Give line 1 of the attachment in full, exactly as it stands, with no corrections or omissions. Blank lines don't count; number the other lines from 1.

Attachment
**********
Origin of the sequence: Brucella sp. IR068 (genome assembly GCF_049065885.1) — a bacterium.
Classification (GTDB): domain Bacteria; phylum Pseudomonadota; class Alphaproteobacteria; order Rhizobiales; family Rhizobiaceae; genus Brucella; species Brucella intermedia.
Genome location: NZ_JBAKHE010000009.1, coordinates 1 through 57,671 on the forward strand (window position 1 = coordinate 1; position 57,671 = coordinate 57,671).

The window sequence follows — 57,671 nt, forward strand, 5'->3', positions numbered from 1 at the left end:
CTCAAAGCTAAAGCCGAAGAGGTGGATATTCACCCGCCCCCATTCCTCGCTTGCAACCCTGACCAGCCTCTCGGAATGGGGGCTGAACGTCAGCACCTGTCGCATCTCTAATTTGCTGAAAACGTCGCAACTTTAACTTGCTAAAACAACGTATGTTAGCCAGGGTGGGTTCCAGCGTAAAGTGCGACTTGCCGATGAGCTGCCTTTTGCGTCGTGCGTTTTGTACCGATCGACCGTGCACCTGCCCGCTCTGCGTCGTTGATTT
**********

Origin of the sequence: Brucella sp. IR068 (genome assembly GCF_049065885.1) — a bacterium.